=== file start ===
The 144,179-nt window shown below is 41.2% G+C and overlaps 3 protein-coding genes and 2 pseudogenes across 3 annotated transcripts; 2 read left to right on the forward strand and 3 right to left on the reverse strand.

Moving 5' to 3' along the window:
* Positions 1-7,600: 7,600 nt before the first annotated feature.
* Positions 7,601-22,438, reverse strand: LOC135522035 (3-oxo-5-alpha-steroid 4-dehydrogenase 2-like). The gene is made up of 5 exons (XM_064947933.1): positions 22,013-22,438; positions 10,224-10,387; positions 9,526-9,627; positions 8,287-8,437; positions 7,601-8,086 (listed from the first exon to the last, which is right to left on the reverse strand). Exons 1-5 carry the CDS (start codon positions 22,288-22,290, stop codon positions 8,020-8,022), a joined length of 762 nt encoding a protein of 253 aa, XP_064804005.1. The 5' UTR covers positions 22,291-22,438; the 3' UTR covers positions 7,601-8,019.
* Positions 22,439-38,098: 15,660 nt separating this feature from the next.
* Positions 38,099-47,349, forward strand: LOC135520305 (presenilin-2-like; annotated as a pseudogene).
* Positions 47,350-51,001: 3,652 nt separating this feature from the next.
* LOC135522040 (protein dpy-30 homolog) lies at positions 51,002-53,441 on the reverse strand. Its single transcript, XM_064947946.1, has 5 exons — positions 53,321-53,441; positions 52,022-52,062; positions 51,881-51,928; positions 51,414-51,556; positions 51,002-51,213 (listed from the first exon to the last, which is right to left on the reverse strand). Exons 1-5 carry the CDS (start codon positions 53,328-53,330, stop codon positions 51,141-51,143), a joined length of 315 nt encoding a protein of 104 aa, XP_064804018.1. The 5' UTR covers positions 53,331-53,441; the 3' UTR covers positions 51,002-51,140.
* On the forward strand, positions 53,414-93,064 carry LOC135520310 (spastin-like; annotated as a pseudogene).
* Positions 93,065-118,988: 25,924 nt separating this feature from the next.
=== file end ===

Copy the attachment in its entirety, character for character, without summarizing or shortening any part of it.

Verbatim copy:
The 144,179-nt window shown below is 41.2% G+C and overlaps 3 protein-coding genes and 2 pseudogenes across 3 annotated transcripts; 2 read left to right on the forward strand and 3 right to left on the reverse strand.

Moving 5' to 3' along the window:
* Positions 1-7,600: 7,600 nt before the first annotated feature.
* Positions 7,601-22,438, reverse strand: LOC135522035 (3-oxo-5-alpha-steroid 4-dehydrogenase 2-like). The gene is made up of 5 exons (XM_064947933.1): positions 22,013-22,438; positions 10,224-10,387; positions 9,526-9,627; positions 8,287-8,437; positions 7,601-8,086 (listed from the first exon to the last, which is right to left on the reverse strand). Exons 1-5 carry the CDS (start codon positions 22,288-22,290, stop codon positions 8,020-8,022), a joined length of 762 nt encoding a protein of 253 aa, XP_064804005.1. The 5' UTR covers positions 22,291-22,438; the 3' UTR covers positions 7,601-8,019.
* Positions 22,439-38,098: 15,660 nt separating this feature from the next.
* Positions 38,099-47,349, forward strand: LOC135520305 (presenilin-2-like; annotated as a pseudogene).
* Positions 47,350-51,001: 3,652 nt separating this feature from the next.
* LOC135522040 (protein dpy-30 homolog) lies at positions 51,002-53,441 on the reverse strand. Its single transcript, XM_064947946.1, has 5 exons — positions 53,321-53,441; positions 52,022-52,062; positions 51,881-51,928; positions 51,414-51,556; positions 51,002-51,213 (listed from the first exon to the last, which is right to left on the reverse strand). Exons 1-5 carry the CDS (start codon positions 53,328-53,330, stop codon positions 51,141-51,143), a joined length of 315 nt encoding a protein of 104 aa, XP_064804018.1. The 5' UTR covers positions 53,331-53,441; the 3' UTR covers positions 51,002-51,140.
* On the forward strand, positions 53,414-93,064 carry LOC135520310 (spastin-like; annotated as a pseudogene).
* Positions 93,065-118,988: 25,924 nt separating this feature from the next.